According to the Law of Jante, in most Nordic countries it’s considered embarrassing or distasteful for individuals to brag or boast of their own possessions and achievements or to shine too brightly as an ambitious self-promoter or striver. But for women whose ambitions and desires have been held back and suppressed by a dominant patriarchy, why not show the complexity, power, and brilliance of their inner light, even if only to lift up and elevate other women? This is the question that the Canadian-born, Swedish-based artist Shahla K. Friberg, who was raised in a patriarchal Persian community, is asking in One in the Whole, her debut solo exhibition at Marie Kirkegaard Gallery.

Known for her three-dimensional stained glass sculptures and wall works, which have been shown throughout America and Europe, for this exhibition Friberg has created three new fused glass “light paintings” that have the illusion of portals and arched windows - stretching 180 cm tall and 100 cm wide - that depict abstract images of nurturing, birth, and rebirth, and the various facets of feminine power through time and space. ‘When light penetrates the fused stained glass it casts the images onto whatever surface is on the other side’, says Friberg. ‘So if you are standing behind the painting, these potent feminine forms will literally wrap around your body. I want people to feel the embrace of these paintings and be comforted by the warmth, color, and light that activate this secondary phenomenological experience’.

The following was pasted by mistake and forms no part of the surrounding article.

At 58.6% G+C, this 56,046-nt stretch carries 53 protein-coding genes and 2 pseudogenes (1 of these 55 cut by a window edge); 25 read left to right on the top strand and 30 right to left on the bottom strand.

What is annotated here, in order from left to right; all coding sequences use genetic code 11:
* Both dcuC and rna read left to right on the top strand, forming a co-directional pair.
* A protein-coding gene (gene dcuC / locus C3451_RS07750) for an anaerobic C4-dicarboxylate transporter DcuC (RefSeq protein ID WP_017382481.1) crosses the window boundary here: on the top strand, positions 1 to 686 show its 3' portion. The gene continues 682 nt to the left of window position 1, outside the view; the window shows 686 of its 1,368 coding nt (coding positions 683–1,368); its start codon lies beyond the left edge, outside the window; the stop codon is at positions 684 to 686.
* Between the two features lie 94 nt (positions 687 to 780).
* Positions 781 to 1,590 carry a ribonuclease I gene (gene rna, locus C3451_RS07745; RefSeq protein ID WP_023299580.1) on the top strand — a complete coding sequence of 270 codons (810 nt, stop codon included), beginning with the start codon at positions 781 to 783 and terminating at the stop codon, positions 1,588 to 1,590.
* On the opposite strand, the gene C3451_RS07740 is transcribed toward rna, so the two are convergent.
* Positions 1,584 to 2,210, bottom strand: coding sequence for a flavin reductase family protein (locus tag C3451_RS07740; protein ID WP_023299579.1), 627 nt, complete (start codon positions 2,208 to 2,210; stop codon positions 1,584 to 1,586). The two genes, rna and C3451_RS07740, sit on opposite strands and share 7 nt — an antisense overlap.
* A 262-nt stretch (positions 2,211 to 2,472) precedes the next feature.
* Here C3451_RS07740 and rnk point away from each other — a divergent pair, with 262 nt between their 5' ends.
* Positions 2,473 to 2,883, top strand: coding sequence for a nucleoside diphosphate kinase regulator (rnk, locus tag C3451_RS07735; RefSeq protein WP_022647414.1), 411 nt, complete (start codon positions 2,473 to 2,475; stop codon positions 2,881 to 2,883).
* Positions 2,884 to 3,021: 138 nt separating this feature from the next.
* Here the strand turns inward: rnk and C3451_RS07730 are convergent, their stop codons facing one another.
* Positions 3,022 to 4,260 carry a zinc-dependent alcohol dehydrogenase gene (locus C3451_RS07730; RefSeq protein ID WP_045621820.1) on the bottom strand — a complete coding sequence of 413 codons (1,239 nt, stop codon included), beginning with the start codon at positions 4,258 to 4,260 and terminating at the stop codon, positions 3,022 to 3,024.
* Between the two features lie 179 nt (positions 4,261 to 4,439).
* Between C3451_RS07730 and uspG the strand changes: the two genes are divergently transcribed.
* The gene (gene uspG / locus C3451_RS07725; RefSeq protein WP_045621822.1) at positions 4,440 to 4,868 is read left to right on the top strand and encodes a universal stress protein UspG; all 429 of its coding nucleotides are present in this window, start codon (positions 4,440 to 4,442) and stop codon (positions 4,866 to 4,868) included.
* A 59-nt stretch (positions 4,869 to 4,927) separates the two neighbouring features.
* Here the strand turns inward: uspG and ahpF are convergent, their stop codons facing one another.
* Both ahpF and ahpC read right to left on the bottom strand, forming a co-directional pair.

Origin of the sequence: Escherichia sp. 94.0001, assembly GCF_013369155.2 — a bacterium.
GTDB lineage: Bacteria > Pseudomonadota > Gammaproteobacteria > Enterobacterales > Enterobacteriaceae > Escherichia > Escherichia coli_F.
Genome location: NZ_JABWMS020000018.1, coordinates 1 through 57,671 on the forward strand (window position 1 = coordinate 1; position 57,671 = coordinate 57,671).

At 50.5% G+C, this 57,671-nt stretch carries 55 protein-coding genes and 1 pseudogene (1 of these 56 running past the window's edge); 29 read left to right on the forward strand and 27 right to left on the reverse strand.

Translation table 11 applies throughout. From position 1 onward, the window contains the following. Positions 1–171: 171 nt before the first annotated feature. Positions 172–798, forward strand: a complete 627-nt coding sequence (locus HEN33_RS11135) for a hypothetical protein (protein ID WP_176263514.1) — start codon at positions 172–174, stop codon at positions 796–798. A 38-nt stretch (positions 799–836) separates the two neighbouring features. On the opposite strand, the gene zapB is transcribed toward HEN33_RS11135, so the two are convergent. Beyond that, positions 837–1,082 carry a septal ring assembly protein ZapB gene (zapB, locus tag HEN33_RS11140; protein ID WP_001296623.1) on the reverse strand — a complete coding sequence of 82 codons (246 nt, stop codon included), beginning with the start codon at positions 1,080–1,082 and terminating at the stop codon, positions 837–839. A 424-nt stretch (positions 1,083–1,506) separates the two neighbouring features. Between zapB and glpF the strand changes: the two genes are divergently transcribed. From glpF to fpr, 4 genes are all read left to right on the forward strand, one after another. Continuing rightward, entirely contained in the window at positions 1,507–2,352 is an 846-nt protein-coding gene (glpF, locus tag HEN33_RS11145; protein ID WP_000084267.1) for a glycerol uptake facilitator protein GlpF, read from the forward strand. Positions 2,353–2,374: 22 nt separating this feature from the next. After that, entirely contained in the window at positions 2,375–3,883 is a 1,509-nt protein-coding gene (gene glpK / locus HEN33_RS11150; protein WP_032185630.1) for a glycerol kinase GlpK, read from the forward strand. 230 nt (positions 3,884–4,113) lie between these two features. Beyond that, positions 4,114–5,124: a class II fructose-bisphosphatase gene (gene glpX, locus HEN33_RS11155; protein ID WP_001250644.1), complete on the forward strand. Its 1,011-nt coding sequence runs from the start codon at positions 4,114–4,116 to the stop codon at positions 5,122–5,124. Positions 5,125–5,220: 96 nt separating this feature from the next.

Friberg will also unveil her new protruding loop sculptures made from soldered mirror fragments that will emerge from the gallery walls, draped in fabric, and disappear back into them like energy fields momentarily breaking through a barrier. In addition to these works, she will debut a new totem-like stained glass sculpture (spanning 155 cm tall) whose curvatures and undulations invoke those of Ruth Asawa’s looped wire sculptures. And for the first time, Friberg will show a decadeold body of Holga photographs capturing light dancing on the streets of New York City. These works are all meditations on female empowerment, women's roles as a reflection of the surrounding community, and an inner lightness of being that is too often prevented from realizing its full potential.

‘I’m introducing new mediums to interact with one another and hopefully creating another sense or sensory experience that exists between this juxtaposition of light and dark, hard and soft’, says Friberg. ‘It’s this ephemeral space that is charged with power and I want to capture that power in the space of this show. It’s a reminder for women to recognize the strength they have within, this complex, beautiful power they can, and must, tap into and harness’.